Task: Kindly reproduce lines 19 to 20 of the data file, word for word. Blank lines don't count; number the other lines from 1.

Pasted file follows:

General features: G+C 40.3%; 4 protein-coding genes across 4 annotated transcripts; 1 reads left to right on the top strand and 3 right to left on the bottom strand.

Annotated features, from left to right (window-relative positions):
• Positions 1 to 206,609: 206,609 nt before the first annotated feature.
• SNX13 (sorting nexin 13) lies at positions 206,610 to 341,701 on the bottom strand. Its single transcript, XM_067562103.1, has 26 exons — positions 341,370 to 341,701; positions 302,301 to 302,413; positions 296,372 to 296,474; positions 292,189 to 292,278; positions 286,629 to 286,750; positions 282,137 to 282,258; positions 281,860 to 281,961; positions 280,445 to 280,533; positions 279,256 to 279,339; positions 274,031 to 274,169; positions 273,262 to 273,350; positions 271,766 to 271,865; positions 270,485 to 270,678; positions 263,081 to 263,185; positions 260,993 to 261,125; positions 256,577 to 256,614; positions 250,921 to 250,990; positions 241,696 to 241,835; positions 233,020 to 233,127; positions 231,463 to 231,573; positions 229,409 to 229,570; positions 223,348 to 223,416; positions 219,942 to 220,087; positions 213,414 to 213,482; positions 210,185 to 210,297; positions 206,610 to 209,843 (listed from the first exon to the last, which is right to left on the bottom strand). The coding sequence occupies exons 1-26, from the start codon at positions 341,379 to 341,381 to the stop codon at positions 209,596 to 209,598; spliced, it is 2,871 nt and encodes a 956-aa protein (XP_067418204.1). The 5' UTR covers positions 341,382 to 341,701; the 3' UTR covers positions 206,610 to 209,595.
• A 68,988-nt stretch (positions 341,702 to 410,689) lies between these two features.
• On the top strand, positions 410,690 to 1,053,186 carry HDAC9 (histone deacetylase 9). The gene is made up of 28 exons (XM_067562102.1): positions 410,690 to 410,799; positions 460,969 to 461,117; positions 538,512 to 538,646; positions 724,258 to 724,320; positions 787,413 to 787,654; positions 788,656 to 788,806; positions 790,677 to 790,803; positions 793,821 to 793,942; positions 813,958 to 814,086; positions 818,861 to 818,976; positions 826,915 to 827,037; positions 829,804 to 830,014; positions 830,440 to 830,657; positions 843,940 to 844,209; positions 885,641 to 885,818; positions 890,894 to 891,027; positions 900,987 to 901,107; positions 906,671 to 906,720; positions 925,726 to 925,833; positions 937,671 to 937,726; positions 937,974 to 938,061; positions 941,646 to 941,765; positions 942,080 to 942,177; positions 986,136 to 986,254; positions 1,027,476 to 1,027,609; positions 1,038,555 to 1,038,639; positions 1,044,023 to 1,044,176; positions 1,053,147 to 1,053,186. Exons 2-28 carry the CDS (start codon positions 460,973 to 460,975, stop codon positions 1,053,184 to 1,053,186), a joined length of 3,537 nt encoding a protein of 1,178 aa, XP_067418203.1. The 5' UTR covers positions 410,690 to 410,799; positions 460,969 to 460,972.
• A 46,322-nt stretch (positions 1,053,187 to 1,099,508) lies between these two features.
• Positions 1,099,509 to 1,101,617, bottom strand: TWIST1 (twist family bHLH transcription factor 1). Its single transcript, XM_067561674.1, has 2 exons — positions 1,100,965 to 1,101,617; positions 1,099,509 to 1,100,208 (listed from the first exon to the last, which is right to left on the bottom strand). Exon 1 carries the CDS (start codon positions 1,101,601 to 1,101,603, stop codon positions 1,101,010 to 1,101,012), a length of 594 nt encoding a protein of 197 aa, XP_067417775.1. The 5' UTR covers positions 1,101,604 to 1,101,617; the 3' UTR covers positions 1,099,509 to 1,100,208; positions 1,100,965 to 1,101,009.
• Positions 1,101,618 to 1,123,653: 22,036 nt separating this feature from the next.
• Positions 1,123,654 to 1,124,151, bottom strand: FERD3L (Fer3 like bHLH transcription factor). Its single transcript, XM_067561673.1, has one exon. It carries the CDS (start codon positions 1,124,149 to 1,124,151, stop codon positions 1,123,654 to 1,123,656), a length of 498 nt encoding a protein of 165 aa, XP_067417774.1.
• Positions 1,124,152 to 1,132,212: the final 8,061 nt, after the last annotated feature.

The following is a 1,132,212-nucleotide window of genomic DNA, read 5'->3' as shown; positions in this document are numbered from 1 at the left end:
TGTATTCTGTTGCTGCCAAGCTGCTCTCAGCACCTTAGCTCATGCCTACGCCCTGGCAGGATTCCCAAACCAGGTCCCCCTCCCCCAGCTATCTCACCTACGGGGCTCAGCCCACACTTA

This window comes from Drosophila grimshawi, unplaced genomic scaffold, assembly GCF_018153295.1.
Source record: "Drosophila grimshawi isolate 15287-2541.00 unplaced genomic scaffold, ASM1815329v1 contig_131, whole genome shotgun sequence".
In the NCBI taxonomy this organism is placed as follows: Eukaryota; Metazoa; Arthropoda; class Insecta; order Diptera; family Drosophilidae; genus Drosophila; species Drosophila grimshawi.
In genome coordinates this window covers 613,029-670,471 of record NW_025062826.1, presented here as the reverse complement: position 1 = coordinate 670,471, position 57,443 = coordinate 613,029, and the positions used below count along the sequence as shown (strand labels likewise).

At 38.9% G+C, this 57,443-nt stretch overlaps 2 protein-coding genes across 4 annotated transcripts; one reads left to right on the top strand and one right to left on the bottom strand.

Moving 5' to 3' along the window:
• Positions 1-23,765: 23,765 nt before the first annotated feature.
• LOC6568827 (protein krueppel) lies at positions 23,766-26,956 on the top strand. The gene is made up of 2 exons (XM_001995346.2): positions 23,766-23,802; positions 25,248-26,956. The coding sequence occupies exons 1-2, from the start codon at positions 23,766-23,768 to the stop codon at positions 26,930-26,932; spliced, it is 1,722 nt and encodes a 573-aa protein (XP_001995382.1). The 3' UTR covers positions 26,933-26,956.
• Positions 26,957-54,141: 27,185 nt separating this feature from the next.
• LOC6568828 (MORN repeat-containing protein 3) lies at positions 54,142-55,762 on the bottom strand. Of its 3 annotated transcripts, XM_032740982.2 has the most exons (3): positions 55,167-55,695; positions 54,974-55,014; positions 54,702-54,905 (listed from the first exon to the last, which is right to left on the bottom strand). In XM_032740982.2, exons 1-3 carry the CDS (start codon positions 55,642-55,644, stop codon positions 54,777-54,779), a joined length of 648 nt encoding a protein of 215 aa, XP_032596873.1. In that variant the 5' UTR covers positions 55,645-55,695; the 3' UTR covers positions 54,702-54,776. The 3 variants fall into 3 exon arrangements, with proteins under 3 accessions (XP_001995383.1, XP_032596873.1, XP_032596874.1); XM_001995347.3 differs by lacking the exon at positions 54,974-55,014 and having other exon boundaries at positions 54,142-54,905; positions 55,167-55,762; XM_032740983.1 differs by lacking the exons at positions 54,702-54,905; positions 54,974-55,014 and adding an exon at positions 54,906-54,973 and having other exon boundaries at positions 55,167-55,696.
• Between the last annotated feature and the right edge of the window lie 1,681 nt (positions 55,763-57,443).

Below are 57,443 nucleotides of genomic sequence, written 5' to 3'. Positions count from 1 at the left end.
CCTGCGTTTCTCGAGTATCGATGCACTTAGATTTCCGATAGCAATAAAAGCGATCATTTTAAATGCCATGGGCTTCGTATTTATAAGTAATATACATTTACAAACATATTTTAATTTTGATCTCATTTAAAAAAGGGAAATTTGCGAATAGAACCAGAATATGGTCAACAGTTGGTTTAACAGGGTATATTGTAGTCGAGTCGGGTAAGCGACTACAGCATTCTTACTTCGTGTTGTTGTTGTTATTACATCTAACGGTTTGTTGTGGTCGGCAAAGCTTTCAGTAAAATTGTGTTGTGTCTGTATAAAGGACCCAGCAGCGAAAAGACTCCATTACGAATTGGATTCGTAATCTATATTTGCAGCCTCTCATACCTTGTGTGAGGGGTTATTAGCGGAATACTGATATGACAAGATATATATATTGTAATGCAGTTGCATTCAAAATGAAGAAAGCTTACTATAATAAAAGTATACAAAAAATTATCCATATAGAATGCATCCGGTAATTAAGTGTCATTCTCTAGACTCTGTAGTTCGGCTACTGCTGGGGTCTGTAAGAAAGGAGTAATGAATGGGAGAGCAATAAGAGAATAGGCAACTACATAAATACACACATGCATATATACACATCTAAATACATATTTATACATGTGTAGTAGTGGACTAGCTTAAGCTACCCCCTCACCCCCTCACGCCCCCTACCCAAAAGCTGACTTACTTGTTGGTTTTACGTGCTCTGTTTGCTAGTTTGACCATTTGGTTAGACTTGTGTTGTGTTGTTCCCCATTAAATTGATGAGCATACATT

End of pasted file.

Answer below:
Moving 5' to 3' along the window:
• Positions 1-23,765: 23,765 nt before the first annotated feature.